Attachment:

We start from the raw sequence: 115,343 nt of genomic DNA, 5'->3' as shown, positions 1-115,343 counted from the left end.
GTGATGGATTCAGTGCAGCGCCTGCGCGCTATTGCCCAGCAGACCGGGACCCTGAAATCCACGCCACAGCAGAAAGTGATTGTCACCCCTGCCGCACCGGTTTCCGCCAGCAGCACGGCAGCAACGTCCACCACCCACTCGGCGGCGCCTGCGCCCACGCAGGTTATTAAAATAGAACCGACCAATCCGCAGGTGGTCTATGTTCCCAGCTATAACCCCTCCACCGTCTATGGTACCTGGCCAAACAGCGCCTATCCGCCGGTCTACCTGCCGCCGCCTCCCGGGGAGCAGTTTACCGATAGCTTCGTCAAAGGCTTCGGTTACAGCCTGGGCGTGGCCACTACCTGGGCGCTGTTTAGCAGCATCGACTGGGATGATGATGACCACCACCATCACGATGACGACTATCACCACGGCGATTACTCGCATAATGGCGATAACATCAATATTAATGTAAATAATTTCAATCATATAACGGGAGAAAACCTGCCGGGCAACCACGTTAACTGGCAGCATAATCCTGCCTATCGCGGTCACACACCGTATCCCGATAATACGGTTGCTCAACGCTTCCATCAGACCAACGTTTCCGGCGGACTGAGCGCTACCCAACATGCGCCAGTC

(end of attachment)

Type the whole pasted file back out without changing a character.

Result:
We start from the raw sequence: 115,343 nt of genomic DNA, 5'->3' as shown, positions 1-115,343 counted from the left end.
GTGATGGATTCAGTGCAGCGCCTGCGCGCTATTGCCCAGCAGACCGGGACCCTGAAATCCACGCCACAGCAGAAAGTGATTGTCACCCCTGCCGCACCGGTTTCCGCCAGCAGCACGGCAGCAACGTCCACCACCCACTCGGCGGCGCCTGCGCCCACGCAGGTTATTAAAATAGAACCGACCAATCCGCAGGTGGTCTATGTTCCCAGCTATAACCCCTCCACCGTCTATGGTACCTGGCCAAACAGCGCCTATCCGCCGGTCTACCTGCCGCCGCCTCCCGGGGAGCAGTTTACCGATAGCTTCGTCAAAGGCTTCGGTTACAGCCTGGGCGTGGCCACTACCTGGGCGCTGTTTAGCAGCATCGACTGGGATGATGATGACCACCACCATCACGATGACGACTATCACCACGGCGATTACTCGCATAATGGCGATAACATCAATATTAATGTAAATAATTTCAATCATATAACGGGAGAAAACCTGCCGGGCAACCACGTTAACTGGCAGCATAATCCTGCCTATCGCGGTCACACACCGTATCCCGATAATACGGTTGCTCAACGCTTCCATCAGACCAACGTTTCCGGCGGACTGAGCGCTACCCAACATGCGCCAGTC